- Happens at the end of episode 12 in Hyperdimension Neptunia The Animation. Neptune declares that the other goddesses/CPU's are True Companions, due to all the trials and tribulations they went through during the show.
- Calvin and Hobbes are often at each other's throats, but it's usually only in good fun.
- This is the payoff of the DC Comics oneshot Superman and Batman: World's Funnest, a fight across realities between Bat-Mite and Mr. Mxyptlk.
- In Doom 2099, it is ultimately revealed that this was the cause of Doctor Doom's amnesia: His 'lover' had erased his memories as part of their "game". Subverted in that he was not happy about it afterward...
- In Razor Blade Smile, the heroine is a vampire who have spent the last 50 years fighting a conspiracy led by another vampire — who is assumed to be her ex-husband. In the end, after they have killed most of each other's minions, it is revealed that they are still lovers and that the entire conflict was just for fun.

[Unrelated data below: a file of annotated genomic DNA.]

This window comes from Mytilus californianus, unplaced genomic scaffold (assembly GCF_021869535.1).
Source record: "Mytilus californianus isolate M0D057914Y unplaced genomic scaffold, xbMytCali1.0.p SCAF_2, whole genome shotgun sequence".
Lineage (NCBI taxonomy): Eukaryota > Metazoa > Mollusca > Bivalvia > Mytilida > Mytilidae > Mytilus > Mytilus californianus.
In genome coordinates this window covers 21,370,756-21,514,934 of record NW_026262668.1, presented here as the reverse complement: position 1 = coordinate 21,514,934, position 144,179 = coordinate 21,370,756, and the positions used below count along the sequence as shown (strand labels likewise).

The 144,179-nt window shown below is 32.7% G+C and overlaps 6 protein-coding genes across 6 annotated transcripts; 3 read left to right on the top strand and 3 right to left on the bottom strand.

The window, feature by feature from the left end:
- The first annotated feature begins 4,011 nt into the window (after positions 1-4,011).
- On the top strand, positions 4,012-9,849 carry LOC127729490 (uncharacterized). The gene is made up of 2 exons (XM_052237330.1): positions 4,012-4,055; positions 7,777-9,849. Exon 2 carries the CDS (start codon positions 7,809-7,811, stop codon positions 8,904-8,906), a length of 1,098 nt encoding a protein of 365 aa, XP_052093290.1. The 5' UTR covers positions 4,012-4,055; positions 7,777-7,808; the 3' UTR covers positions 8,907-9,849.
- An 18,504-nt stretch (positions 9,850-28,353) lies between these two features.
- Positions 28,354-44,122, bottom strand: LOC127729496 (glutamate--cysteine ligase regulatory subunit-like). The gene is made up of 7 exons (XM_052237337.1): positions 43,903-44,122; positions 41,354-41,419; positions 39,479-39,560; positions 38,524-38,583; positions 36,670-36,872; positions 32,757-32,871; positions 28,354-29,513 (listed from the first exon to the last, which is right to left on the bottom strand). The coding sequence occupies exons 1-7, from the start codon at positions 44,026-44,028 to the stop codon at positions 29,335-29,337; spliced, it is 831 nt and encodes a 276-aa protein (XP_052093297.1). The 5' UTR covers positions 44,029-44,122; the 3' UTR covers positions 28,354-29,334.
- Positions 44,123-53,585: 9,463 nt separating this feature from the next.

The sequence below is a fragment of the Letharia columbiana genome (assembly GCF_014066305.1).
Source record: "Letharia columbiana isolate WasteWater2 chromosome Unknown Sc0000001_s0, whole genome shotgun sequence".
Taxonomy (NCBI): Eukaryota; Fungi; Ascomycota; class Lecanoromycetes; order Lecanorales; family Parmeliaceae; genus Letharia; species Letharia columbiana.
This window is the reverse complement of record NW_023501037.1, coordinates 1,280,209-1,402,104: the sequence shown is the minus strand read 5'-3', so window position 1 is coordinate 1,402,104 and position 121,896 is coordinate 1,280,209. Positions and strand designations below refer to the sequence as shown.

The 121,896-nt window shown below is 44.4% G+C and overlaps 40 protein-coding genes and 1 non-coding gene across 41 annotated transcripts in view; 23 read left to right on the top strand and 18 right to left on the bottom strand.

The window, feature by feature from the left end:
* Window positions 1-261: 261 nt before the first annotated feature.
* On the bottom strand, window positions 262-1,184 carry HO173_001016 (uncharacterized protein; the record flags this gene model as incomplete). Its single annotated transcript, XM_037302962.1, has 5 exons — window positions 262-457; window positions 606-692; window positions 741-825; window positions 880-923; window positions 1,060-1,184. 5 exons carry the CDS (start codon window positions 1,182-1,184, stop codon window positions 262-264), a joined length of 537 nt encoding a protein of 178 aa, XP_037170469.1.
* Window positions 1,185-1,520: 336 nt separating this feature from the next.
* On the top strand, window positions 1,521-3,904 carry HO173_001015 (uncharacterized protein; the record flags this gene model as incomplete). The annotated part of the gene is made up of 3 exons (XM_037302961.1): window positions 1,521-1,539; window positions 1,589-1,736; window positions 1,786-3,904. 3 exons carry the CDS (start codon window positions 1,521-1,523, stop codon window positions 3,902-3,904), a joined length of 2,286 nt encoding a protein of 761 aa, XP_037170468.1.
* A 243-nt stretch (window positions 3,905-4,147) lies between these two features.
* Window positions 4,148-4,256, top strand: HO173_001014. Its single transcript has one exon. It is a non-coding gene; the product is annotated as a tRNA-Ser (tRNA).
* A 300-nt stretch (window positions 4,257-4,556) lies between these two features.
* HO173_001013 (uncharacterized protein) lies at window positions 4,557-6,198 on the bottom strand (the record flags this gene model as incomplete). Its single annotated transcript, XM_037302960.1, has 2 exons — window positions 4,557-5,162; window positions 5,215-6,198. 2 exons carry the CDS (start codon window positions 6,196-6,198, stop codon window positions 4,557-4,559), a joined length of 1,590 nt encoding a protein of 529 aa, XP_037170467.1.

- In Attenberg, it is likely that much of the conflict and cruelty between Marina and Bella is actually neither conflict nor cruel.
- In Good Omens, this is how Aziraphale and Crowley (an angel and a demon, respectively,) tend to view the war between Heaven and Hell. Of course, then things get serious.
- In the novels about Bill Bergson ("Kalle Blomkvist" in the original language) we have "Röda Och Vita Rosen": The main characters have divided themselves into two teams that constantly oppose each other just for the hell of it. Often they fight over some destigated treasure, which they only want because they don't want the other side to have it. Of course, they don't let this struggle get in the way of the actual plot.